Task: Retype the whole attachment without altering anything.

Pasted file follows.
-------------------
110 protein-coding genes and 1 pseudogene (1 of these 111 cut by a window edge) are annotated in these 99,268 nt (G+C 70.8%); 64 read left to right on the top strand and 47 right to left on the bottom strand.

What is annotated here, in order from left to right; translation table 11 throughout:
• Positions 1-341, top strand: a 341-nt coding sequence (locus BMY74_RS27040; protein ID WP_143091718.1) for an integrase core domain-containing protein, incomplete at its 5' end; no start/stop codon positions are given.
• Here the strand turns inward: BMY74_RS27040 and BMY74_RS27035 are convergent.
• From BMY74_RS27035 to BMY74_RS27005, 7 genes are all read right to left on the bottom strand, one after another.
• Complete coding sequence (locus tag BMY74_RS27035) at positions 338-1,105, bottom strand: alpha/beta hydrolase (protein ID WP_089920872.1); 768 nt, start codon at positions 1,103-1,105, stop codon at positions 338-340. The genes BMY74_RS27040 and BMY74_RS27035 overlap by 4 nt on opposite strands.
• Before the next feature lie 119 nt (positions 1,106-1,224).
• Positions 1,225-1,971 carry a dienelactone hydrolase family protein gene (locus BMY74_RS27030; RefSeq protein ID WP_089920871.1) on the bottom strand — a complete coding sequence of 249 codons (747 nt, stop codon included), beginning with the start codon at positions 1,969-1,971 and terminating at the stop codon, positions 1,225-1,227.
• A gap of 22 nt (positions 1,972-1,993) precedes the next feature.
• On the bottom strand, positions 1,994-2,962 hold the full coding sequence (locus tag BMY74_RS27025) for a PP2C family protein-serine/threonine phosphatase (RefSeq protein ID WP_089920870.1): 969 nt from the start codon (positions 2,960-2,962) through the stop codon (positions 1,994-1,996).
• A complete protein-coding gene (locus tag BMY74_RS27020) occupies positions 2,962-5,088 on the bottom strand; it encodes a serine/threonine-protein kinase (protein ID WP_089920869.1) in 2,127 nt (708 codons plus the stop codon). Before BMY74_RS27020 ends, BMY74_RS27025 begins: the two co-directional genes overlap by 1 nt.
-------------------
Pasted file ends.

110 protein-coding genes and 1 pseudogene (1 of these 111 cut by a window edge) are annotated in these 99,268 nt (G+C 70.8%); 64 read left to right on the top strand and 47 right to left on the bottom strand.

What is annotated here, in order from left to right; translation table 11 throughout:
• Positions 1-341, top strand: a 341-nt coding sequence (locus BMY74_RS27040; protein ID WP_143091718.1) for an integrase core domain-containing protein, incomplete at its 5' end; no start/stop codon positions are given.
• Here the strand turns inward: BMY74_RS27040 and BMY74_RS27035 are convergent.
• From BMY74_RS27035 to BMY74_RS27005, 7 genes are all read right to left on the bottom strand, one after another.
• Complete coding sequence (locus tag BMY74_RS27035) at positions 338-1,105, bottom strand: alpha/beta hydrolase (protein ID WP_089920872.1); 768 nt, start codon at positions 1,103-1,105, stop codon at positions 338-340. The genes BMY74_RS27040 and BMY74_RS27035 overlap by 4 nt on opposite strands.
• Before the next feature lie 119 nt (positions 1,106-1,224).
• Positions 1,225-1,971 carry a dienelactone hydrolase family protein gene (locus BMY74_RS27030; RefSeq protein ID WP_089920871.1) on the bottom strand — a complete coding sequence of 249 codons (747 nt, stop codon included), beginning with the start codon at positions 1,969-1,971 and terminating at the stop codon, positions 1,225-1,227.
• A gap of 22 nt (positions 1,972-1,993) precedes the next feature.
• On the bottom strand, positions 1,994-2,962 hold the full coding sequence (locus tag BMY74_RS27025) for a PP2C family protein-serine/threonine phosphatase (RefSeq protein ID WP_089920870.1): 969 nt from the start codon (positions 2,960-2,962) through the stop codon (positions 1,994-1,996).
• A complete protein-coding gene (locus tag BMY74_RS27020) occupies positions 2,962-5,088 on the bottom strand; it encodes a serine/threonine-protein kinase (protein ID WP_089920869.1) in 2,127 nt (708 codons plus the stop codon). Before BMY74_RS27020 ends, BMY74_RS27025 begins: the two co-directional genes overlap by 1 nt.